It can be shown that this mechanism also works correctly when a
   link is repaired or a new link added.



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   When a management change to the topology is required, again exactly
   the same mechanism protects against micro-looping of packets by the
   micro-loop preventing routers.



4.3.     Distributed Tunnels


   This is similar to the single tunnel per router approach except
   that all micro-loop preventing routers calculate a set of link
   failure paths using the methods described in [TUNNEL].


   This reduces the load on the tunnel endpoints, but the length of
   time taken to calculate the repairs increases the convergence time.


   This method suffers from the same disadvantages as the single
   tunnel method.



4.4.     Ordered SPFs


   Micro loops occur when a node closer to the failed component
   revises its routes to take account of the failure before a node
   which is further away. By analyzing the reverse spanning tree over
   which traffic is directed to the failed component, it is possible
   to determine a strict ordering which ensures that nodes closer to
   the root always process the failure after any nodes further away,
   and hence micro loops are prevented.


   When the failure has been announced, each router waits a multiple
   of some time delay value. The multiple is determined by the nodes
   position in the reverse spanning tree, and the delay value is
   chosen to guarantee that a node can complete its processing within
   this time. The convergence time may be reduced by employing a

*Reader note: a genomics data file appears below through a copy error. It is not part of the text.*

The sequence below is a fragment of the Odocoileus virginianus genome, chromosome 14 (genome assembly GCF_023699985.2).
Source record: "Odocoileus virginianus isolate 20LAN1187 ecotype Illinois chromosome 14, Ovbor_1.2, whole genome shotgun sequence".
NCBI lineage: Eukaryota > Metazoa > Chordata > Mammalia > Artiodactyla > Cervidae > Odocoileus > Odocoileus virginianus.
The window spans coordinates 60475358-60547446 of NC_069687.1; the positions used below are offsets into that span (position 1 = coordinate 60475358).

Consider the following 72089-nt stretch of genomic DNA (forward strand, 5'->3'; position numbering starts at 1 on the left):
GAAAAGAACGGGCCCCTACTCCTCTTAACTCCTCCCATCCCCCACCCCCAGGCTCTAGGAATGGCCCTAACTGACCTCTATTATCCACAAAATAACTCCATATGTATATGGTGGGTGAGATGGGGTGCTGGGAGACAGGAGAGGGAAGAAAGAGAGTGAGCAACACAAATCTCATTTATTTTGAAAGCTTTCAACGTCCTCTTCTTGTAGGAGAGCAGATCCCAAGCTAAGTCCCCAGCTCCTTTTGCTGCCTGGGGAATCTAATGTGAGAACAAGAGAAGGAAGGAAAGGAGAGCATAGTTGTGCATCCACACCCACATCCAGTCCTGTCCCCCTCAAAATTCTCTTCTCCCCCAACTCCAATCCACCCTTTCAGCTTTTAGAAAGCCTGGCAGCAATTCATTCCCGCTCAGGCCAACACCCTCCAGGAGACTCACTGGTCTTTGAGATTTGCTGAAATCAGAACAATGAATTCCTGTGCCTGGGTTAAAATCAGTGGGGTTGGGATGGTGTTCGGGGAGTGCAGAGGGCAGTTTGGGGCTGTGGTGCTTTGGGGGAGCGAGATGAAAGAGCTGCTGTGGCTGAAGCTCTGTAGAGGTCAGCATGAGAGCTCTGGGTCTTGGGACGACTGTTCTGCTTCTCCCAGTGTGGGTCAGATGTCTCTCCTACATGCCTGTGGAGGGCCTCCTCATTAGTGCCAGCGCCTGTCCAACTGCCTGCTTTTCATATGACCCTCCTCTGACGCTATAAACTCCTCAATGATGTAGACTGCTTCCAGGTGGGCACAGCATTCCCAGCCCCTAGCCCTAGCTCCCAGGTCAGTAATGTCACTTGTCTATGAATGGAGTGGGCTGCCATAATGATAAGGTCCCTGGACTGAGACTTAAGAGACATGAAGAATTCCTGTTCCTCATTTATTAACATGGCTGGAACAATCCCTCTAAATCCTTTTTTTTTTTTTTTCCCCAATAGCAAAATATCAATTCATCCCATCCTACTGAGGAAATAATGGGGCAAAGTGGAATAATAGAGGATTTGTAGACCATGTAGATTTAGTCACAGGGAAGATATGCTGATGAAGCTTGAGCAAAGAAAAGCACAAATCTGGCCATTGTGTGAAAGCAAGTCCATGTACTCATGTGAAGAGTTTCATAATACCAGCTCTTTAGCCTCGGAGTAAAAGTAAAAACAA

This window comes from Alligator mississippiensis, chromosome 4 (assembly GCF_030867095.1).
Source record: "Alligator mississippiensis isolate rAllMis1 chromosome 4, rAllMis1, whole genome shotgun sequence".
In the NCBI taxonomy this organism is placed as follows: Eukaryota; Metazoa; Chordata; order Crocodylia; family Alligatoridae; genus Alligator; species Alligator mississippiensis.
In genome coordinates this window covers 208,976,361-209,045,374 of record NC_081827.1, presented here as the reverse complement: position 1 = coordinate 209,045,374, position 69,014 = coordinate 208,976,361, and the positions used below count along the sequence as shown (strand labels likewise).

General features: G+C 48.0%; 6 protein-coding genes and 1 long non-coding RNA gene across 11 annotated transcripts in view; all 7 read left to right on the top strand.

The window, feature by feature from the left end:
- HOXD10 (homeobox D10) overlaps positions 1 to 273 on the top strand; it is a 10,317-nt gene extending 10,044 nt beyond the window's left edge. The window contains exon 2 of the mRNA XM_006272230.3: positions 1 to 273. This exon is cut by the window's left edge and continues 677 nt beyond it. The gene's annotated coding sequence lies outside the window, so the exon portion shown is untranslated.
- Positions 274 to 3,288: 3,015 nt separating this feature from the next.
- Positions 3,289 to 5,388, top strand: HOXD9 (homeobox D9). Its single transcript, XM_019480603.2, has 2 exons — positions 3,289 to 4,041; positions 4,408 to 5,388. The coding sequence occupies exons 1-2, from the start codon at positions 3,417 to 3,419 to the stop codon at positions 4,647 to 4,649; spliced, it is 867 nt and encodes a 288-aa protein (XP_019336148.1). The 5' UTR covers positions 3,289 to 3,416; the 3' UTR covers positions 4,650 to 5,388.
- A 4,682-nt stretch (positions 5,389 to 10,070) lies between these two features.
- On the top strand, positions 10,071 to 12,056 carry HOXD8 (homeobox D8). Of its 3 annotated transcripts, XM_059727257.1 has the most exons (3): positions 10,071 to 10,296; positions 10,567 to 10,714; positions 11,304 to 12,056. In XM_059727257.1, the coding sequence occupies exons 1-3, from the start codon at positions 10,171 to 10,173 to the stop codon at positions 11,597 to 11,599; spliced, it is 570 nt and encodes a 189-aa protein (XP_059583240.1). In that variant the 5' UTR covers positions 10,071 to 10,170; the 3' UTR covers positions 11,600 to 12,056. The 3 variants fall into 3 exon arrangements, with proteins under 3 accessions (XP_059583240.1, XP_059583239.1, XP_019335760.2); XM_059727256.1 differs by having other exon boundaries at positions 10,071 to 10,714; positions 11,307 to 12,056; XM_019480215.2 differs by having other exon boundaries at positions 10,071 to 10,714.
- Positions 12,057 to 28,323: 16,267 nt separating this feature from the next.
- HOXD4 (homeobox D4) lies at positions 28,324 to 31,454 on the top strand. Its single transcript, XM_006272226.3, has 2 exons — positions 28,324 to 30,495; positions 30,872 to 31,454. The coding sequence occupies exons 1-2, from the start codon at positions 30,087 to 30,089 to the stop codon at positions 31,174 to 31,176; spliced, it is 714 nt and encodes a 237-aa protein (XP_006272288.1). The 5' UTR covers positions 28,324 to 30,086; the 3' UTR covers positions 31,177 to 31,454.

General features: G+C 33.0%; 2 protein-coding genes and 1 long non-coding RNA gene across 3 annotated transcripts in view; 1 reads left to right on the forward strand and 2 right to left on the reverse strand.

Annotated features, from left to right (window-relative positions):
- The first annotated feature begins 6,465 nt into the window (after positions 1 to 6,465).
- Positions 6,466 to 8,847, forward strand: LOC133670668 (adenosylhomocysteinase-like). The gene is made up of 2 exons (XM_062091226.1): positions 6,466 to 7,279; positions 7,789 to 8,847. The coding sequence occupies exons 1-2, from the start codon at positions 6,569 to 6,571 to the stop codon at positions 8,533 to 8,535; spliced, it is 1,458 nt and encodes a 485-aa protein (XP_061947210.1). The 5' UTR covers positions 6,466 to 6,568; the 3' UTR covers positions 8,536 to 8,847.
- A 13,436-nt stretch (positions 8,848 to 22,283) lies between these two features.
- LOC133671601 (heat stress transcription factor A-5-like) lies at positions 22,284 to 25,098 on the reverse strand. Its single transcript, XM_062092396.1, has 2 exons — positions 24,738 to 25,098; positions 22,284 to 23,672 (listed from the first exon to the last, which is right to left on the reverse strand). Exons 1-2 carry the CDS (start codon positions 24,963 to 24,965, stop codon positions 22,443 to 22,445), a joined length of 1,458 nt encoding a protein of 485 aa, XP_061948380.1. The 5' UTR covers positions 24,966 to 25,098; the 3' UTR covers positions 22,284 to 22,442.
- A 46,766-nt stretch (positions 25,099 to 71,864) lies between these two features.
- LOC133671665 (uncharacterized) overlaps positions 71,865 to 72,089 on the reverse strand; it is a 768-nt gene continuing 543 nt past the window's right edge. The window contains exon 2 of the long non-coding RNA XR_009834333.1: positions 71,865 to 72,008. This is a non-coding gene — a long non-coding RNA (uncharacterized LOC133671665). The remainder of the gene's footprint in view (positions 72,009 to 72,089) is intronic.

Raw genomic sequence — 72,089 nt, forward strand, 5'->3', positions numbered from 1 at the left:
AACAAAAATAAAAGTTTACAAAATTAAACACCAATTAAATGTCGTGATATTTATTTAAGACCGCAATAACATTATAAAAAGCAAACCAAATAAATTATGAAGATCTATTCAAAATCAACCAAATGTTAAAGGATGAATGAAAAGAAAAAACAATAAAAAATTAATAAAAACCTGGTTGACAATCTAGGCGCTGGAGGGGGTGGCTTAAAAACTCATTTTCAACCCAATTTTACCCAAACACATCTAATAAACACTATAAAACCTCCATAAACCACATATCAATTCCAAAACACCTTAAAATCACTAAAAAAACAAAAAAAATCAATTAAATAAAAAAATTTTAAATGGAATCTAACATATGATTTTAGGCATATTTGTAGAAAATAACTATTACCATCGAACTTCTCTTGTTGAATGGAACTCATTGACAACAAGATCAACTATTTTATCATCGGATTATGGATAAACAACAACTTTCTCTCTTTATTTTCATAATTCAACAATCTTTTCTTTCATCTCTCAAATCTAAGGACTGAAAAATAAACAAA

signaling mechanism to notify the parent when all the children have
   completed their processing, and hence when it was safe for the
   parent to instantiate its new routes.


   The property of this approach is therefore that it imposes a delay
   which is bounded by the network diameter although in most cases it
   will be much less.


   When a link is returned to service the convergence process above is
   reversed. A router first calculates the reverse spanning tree
   rooted at the far end of the new link, and determines its distance
   from the new link (in hops). It then waits a time that is
   proportional to that distance before updating its FIB.  It will be
   seen that network management actions can similarly be undertaken by
   treating a cost increase in a manner similar to a failure and a
   cost decrease similar to a restoration.


   The ordered SPF mechanism requires all nodes in the domain to
   operate according to these procedures, and the presence of non
   co-operating nodes can give rise to loops for any traffic which

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   traverses them (not just traffic which is originated through them).
   Without additional mechanisms these loops could remain in place for
   a significant time.


   It should be noted that this method requires per router ordering,
   but not per prefix ordering. A router must wait its turn to update
   its FIB, but it should then update its entire FIB.


   Another way of viewing the operation of this method is to realize
   that there is a horizon of routers affected by the failure. Routers
   beyond the horizon do not send packets via the failure. Routers at
   the horizon have a neighbor that does not send packets via the